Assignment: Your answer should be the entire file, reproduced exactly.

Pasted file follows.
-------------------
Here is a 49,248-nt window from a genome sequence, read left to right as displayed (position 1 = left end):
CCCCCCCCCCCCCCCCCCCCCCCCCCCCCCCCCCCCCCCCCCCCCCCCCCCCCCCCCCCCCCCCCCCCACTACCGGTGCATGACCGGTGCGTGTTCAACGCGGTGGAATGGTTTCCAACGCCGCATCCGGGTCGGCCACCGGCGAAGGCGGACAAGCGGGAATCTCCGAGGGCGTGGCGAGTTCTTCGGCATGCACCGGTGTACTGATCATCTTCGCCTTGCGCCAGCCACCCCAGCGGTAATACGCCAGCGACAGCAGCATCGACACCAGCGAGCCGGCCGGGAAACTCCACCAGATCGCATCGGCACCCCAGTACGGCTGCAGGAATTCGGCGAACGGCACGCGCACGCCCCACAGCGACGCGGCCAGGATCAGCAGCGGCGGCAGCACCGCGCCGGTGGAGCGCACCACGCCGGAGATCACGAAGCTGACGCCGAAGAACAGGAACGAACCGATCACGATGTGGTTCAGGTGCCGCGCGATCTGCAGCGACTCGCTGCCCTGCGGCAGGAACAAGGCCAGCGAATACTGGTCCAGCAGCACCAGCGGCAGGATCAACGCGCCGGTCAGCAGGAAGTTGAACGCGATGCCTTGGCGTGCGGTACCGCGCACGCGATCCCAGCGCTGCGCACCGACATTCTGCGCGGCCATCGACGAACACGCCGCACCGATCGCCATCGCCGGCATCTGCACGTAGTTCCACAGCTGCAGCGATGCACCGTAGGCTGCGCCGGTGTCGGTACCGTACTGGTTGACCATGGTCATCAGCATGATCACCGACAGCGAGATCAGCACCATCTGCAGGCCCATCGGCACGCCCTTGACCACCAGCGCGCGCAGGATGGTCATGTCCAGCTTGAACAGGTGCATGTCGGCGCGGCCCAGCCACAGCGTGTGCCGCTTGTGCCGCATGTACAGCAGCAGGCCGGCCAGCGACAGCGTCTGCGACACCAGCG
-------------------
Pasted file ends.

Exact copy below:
Here is a 49,248-nt window from a genome sequence, read left to right as displayed (position 1 = left end):
CCCCCCCCCCCCCCCCCCCCCCCCCCCCCCCCCCCCCCCCCCCCCCCCCCCCCCCCCCCCCCCCCCCCACTACCGGTGCATGACCGGTGCGTGTTCAACGCGGTGGAATGGTTTCCAACGCCGCATCCGGGTCGGCCACCGGCGAAGGCGGACAAGCGGGAATCTCCGAGGGCGTGGCGAGTTCTTCGGCATGCACCGGTGTACTGATCATCTTCGCCTTGCGCCAGCCACCCCAGCGGTAATACGCCAGCGACAGCAGCATCGACACCAGCGAGCCGGCCGGGAAACTCCACCAGATCGCATCGGCACCCCAGTACGGCTGCAGGAATTCGGCGAACGGCACGCGCACGCCCCACAGCGACGCGGCCAGGATCAGCAGCGGCGGCAGCACCGCGCCGGTGGAGCGCACCACGCCGGAGATCACGAAGCTGACGCCGAAGAACAGGAACGAACCGATCACGATGTGGTTCAGGTGCCGCGCGATCTGCAGCGACTCGCTGCCCTGCGGCAGGAACAAGGCCAGCGAATACTGGTCCAGCAGCACCAGCGGCAGGATCAACGCGCCGGTCAGCAGGAAGTTGAACGCGATGCCTTGGCGTGCGGTACCGCGCACGCGATCCCAGCGCTGCGCACCGACATTCTGCGCGGCCATCGACGAACACGCCGCACCGATCGCCATCGCCGGCATCTGCACGTAGTTCCACAGCTGCAGCGATGCACCGTAGGCTGCGCCGGTGTCGGTACCGTACTGGTTGACCATGGTCATCAGCATGATCACCGACAGCGAGATCAGCACCATCTGCAGGCCCATCGGCACGCCCTTGACCACCAGCGCGCGCAGGATGGTCATGTCCAGCTTGAACAGGTGCATGTCGGCGCGGCCCAGCCACAGCGTGTGCCGCTTGTGCCGCATGTACAGCAGCAGGCCGGCCAGCGACAGCGTCTGCGACACCAGCG